Our policymakers did not grasp this crucial difference we believe. When India's GDP was growing at more than 8%, they failed to realise that it was more on account of excess liquidity in the West that was finding its way into India and which may not give us lasting benefits. Thus, when this tide went out, their failings have been brutally exposed. It seems we never had the infrastructure or investment required to sustain an above 8% growth. Hence, if we have to get out of this rut, reforms of the highest order will indeed be needed. Reforms that leads to more investments in infrastructure and more efforts towards improving our productivity. Only then an above 8% growth will be the new normal.

Do you think India will ever be able to grow consistently at above 8% per annum? Share your views with us or you can also comment on Facebook page / Google+ page.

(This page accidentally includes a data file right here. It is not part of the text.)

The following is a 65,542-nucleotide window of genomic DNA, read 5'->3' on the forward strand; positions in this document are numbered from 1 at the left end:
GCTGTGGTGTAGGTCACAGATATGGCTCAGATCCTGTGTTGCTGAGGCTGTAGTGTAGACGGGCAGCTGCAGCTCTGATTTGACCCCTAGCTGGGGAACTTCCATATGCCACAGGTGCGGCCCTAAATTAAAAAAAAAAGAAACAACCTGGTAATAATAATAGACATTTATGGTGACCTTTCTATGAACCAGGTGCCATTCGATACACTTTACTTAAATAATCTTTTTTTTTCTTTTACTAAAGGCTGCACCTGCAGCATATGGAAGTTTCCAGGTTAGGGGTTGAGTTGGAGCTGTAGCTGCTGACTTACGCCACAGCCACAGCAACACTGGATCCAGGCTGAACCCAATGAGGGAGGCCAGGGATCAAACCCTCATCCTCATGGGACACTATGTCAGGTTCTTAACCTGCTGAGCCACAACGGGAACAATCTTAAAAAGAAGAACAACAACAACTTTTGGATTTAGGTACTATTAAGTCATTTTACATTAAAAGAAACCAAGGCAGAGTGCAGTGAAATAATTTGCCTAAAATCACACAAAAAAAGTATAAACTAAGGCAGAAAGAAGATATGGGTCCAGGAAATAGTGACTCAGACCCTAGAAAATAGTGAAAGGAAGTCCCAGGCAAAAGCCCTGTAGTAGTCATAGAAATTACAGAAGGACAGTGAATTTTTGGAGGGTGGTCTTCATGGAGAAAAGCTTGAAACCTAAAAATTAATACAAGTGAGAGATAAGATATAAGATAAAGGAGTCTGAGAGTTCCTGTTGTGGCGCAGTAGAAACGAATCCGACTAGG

01:33
 Chart of the day
 
Imagine paying 9% on your home loan and the bank tells you to shell out around 25% after one year. You will be shocked, isn't it? Something similar could be happening with the Greece government right now. For as today's chart of the day shows, borrowing costs for 10 year Government bond in Greece has gone up by a whopping 175% in the past one year. For the US though, it has come down by 44% as investors have considered US bonds as asset class of choice in uncertain times. India's borrowing costs on the other hand have remained largely unchanged. Thanks in part to the Reserve Bank Of India (RBI) buying program that was recently undertaken.

Data source: Bloomberg, RBI, Agorafinancial

02:04